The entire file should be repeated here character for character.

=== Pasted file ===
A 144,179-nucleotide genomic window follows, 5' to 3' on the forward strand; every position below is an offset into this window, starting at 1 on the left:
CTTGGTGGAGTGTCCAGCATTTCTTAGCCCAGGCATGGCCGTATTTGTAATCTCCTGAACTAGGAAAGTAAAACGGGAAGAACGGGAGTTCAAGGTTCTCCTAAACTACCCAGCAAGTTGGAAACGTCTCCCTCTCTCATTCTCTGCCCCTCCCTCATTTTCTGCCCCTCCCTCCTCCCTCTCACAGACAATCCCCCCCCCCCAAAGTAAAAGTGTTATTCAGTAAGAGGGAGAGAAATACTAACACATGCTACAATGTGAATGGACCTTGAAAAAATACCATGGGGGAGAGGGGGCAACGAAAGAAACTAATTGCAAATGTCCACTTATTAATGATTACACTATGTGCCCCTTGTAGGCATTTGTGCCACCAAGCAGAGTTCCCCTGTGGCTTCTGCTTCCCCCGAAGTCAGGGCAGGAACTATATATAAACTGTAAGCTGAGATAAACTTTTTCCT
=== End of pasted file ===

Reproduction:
A 144,179-nucleotide genomic window follows, 5' to 3' on the forward strand; every position below is an offset into this window, starting at 1 on the left:
CTTGGTGGAGTGTCCAGCATTTCTTAGCCCAGGCATGGCCGTATTTGTAATCTCCTGAACTAGGAAAGTAAAACGGGAAGAACGGGAGTTCAAGGTTCTCCTAAACTACCCAGCAAGTTGGAAACGTCTCCCTCTCTCATTCTCTGCCCCTCCCTCATTTTCTGCCCCTCCCTCCTCCCTCTCACAGACAATCCCCCCCCCCCAAAGTAAAAGTGTTATTCAGTAAGAGGGAGAGAAATACTAACACATGCTACAATGTGAATGGACCTTGAAAAAATACCATGGGGGAGAGGGGGCAACGAAAGAAACTAATTGCAAATGTCCACTTATTAATGATTACACTATGTGCCCCTTGTAGGCATTTGTGCCACCAAGCAGAGTTCCCCTGTGGCTTCTGCTTCCCCCGAAGTCAGGGCAGGAACTATATATAAACTGTAAGCTGAGATAAACTTTTTCCT